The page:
How an IT Risk Assessment Helps LA Distributors

Craig Pollack | Mar 27, 2015

How an IT Risk Assessment Helps LA DistributorsRisk comes in two kinds – good and bad. A limited view of IT risk assessment as being centered solely on potential problems is effectively shutting out half of what Los Angeles distributors need to know.

The fact is that risk in IT can go both ways. It can be negative: examples are system crashes, software failures and data security breaches.

But it can also be positive, such as in the implementation of new systems for business advantage, business process automation for higher efficiency, or a move to cloud-based IT operations. Risk assessment needs to address both aspects.

IT Underlies All of Your Enterprise and So Does IT Risk

Your distribution company faces risk at various business levels. Enterprise risk management (ERM) typically deals with four main areas of risk, each of which can be positive or negative for your company. And keep in mind - IT underpins each of these areas. Determining your IT risk is an essential part of understanding your company’s risk overall.

  • Company Strategy - High-level decisions about which markets you want to operate in, your mission statement, and your strategic partners.
  • Operations - How effectively and efficiently your enterprise uses its resources to accomplish its goals.
  • Financial - How well you are funded, but also how well financial reporting is completed and communicated to decision makers.
  • Compliance - Not only do you have to play by the rules, but you also need to be able to prove you do. IT plays a critical role in helping organizations do both.

Bad IT Risk? Down, Risk, Down!

Effective IT risk assessment in terms of threats means a systematic approach allied with judgment and experience. Templates and checklists can help to get the process going. Each company however, even from one LA distributor to another, will have its own IT risk specificities.

The likelihood of a threat (IT failure, data theft, etc.) and its business impact both need to be evaluated. Multiplying these two items together (likelihood x impact) then gives a ‘risk value’. The higher that value, the more the risk needs to be mitigated, transferred, or eliminated. IT security solutions can bring down the likelihood of a risk manifesting and therefore its ‘risk value’.

Good IT Risk? Over Here!

The calculation above also applies to good IT risk, except that now we want both (positive) impact and likelihood to go up for increased business benefit. Take the example of a project to implement new shipping prices on your website that automatically picks the solution that’s most favorable to your resellers and your company.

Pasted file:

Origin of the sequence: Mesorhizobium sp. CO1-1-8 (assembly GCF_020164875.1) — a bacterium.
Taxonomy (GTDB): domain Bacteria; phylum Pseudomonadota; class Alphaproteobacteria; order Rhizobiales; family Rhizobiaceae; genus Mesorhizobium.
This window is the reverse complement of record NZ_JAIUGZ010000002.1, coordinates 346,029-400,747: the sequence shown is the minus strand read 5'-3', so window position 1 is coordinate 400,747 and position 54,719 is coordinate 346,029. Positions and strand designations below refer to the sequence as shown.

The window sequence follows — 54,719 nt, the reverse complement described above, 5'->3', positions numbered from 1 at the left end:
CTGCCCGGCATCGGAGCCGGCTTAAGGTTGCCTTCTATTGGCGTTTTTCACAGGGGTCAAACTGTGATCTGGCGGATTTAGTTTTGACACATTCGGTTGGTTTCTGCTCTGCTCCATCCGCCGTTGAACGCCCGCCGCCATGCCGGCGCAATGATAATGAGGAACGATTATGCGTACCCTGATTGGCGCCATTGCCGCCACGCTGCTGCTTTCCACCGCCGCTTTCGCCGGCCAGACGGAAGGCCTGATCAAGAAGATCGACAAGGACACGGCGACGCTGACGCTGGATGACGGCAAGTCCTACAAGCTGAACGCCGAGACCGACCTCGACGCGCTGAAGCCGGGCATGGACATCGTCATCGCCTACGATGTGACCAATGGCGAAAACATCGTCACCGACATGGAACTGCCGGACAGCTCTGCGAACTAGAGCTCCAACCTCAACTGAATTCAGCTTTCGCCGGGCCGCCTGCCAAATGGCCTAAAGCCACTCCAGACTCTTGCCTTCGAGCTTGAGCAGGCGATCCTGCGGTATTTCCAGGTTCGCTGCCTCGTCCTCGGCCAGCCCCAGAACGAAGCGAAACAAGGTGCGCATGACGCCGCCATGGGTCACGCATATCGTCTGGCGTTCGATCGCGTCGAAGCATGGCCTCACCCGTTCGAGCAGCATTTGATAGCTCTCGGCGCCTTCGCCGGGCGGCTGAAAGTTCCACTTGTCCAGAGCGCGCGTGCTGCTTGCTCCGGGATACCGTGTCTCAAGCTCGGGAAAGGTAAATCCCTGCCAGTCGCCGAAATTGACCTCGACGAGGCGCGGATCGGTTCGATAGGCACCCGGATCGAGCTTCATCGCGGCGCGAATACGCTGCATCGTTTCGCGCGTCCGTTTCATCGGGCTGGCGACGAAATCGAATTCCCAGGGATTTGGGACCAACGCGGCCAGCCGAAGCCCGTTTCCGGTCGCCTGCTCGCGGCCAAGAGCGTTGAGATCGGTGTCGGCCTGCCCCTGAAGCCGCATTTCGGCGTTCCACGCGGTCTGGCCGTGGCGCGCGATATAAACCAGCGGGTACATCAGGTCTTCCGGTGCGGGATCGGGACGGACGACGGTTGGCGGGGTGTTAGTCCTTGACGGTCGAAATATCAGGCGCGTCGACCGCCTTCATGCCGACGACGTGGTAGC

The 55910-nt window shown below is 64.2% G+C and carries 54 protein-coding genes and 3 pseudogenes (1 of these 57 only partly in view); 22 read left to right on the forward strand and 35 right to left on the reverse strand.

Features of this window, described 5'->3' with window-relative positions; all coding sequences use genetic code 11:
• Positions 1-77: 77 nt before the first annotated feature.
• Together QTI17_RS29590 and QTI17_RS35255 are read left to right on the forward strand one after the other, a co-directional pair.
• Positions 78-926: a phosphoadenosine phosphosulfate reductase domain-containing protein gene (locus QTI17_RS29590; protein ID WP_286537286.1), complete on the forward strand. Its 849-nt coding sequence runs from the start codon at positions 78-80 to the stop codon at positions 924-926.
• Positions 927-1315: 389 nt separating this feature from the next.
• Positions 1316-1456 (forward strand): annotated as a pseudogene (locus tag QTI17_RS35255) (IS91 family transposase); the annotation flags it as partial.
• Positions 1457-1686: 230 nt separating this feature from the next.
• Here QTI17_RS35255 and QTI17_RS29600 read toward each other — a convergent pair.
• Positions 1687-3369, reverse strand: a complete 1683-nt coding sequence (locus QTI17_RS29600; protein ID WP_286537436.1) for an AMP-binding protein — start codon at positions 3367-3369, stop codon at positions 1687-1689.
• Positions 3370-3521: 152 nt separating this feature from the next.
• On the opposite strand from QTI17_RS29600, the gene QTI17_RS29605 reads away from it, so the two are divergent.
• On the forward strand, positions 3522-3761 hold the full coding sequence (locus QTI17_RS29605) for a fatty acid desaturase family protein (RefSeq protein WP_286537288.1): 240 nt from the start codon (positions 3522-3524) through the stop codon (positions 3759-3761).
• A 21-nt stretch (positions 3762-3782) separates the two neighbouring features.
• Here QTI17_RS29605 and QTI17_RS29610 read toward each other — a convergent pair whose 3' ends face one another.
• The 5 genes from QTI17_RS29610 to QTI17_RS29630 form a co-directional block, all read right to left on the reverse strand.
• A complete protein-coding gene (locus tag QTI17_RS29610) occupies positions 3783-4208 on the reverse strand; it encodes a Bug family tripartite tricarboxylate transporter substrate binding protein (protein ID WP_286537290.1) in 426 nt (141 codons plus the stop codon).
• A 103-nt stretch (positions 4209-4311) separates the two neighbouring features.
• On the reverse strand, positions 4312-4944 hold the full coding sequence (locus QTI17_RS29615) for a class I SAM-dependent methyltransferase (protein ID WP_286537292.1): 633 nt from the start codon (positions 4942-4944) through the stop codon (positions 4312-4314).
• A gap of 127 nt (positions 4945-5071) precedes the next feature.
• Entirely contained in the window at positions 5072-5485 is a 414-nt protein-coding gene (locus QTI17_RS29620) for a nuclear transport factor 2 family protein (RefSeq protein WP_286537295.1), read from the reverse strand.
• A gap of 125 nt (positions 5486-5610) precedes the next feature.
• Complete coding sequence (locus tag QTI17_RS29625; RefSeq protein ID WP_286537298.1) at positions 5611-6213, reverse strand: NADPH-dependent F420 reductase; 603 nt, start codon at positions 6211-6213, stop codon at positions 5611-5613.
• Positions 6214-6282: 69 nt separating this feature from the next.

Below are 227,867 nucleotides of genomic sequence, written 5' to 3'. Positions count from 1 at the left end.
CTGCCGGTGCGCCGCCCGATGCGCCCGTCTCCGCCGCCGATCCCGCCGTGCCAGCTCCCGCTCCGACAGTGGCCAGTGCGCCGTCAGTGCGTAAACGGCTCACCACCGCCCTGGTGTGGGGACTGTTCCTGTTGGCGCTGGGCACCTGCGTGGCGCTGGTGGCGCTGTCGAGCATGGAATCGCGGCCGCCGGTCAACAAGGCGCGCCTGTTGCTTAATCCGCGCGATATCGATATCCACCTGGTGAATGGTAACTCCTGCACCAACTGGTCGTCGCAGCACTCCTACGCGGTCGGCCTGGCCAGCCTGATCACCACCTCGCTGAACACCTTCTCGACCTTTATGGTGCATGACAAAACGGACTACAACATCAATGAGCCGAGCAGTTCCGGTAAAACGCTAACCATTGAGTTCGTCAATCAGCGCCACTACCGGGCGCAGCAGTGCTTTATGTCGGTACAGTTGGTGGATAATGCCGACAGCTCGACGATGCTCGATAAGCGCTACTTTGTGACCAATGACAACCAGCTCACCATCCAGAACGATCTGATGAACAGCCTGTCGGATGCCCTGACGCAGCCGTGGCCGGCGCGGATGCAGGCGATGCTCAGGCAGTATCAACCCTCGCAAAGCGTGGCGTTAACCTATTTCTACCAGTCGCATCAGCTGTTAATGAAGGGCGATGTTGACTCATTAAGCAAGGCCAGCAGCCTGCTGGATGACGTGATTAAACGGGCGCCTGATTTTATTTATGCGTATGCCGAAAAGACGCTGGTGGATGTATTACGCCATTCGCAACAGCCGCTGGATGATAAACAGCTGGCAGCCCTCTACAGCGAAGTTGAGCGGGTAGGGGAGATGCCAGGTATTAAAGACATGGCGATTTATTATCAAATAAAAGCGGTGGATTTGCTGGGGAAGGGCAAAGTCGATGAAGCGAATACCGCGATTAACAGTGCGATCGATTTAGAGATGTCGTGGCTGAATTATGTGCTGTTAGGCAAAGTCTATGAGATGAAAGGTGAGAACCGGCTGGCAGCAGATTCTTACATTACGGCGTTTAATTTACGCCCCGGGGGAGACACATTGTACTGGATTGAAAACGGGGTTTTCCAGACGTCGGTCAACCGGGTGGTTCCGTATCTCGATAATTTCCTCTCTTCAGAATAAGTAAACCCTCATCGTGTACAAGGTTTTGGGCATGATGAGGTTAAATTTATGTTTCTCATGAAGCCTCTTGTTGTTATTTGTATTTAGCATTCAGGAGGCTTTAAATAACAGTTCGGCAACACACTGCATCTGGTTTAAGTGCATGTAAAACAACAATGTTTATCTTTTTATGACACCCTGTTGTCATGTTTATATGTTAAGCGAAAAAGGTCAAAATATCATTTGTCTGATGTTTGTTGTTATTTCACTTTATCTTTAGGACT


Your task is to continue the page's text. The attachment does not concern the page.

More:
The positive impacts are increased reseller loyalty and improved profitability. The tools to boost the likelihood of this project happening properly might then be project management and collaboration software applications.

Handling Multiple Risks

IT risk assessment should also handle several risks in combination. Data protection (against negative risk) will require backup strategies and tools, encryption, and anti-virus software on end-user devices and IT servers, for example.

On the other hand, multiple IT projects each with a business benefit (positive risk) can be handled in a software application that extends from individual project management to project portfolio (multiple project) management. This allows you to tune individual project schedules and investments to optimize the overall benefit to your business.     

 

Do higher IT risks generate higher rewards? Give us your take on this aspect of IT risk assessment in the Comments box below.

 

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Author

Craig Pollack

Craig Pollack

Craig is the Founder & CEO of FPA Technology Services, Inc. Craig provides the strategy and direction for FPA, ensuring its clients, business owners, and key decision makers leverage technology as efficiently and effectively as possible. With over 25 years of experience building the preeminent IT Service Provider in the Southern California area, Craig is one of the area’s leading authorities on how small to mid-sized businesses can best secure and leverage their technology to achieve their business objectives.

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